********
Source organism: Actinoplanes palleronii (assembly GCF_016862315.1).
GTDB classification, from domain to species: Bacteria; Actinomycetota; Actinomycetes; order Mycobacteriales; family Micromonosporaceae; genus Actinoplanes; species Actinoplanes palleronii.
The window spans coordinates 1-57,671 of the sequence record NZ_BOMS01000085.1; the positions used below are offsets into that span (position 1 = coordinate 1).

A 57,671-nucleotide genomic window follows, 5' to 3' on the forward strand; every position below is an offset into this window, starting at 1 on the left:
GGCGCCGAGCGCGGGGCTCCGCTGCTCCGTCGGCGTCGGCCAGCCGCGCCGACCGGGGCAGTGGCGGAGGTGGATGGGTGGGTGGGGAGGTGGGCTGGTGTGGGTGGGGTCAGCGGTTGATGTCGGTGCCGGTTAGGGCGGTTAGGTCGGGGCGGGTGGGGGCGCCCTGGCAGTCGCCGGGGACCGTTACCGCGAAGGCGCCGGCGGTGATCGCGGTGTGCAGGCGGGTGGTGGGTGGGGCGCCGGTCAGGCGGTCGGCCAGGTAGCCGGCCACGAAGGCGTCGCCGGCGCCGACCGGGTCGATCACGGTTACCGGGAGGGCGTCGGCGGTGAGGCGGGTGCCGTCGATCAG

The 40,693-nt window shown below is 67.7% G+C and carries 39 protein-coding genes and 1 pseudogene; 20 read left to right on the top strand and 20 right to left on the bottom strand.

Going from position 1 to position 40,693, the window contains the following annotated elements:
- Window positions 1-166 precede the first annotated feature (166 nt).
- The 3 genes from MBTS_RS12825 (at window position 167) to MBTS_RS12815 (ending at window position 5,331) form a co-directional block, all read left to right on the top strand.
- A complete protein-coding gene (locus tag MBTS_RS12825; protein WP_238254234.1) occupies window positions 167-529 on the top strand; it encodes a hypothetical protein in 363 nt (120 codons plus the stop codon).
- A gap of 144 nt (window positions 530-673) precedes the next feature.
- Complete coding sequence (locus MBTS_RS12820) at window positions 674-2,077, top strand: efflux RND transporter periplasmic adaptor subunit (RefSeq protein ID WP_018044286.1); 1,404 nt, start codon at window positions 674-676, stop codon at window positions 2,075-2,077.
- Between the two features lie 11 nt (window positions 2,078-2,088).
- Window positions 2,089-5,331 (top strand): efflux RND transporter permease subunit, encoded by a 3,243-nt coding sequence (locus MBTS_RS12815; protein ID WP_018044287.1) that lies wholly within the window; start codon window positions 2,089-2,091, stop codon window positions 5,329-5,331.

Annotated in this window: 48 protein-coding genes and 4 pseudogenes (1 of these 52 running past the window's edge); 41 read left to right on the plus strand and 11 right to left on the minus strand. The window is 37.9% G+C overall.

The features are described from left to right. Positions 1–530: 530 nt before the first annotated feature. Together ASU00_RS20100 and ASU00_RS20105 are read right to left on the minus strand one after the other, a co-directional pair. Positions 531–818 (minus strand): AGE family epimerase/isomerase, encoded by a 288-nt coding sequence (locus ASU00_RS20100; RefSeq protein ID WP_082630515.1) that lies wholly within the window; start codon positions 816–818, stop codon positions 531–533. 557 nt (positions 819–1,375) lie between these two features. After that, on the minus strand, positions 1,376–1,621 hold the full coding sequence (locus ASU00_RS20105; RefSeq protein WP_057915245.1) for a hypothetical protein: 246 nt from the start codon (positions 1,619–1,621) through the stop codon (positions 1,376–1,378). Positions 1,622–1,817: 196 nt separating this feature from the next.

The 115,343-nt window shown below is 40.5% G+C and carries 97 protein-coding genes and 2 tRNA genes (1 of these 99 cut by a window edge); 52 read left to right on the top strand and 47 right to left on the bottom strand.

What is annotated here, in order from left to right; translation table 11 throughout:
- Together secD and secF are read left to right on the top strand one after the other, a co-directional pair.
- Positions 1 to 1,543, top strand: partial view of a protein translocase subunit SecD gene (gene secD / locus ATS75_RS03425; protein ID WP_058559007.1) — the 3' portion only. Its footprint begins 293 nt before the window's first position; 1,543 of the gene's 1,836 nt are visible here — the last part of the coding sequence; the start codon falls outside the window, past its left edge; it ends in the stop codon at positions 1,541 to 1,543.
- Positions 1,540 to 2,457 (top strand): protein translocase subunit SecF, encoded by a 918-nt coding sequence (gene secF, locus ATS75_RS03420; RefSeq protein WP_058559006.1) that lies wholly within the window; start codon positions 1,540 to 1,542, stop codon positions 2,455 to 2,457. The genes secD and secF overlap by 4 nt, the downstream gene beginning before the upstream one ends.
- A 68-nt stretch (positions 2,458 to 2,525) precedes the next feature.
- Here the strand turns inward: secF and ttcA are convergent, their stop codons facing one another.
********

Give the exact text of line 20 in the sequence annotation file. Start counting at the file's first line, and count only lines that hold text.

- Positions 1 to 1,543, top strand: partial view of a protein translocase subunit SecD gene (gene secD / locus ATS75_RS03425; protein ID WP_058559007.1) — the 3' portion only. Its footprint begins 293 nt before the window's first position; 1,543 of the gene's 1,836 nt are visible here — the last part of the coding sequence; the start codon falls outside the window, past its left edge; it ends in the stop codon at positions 1,541 to 1,543.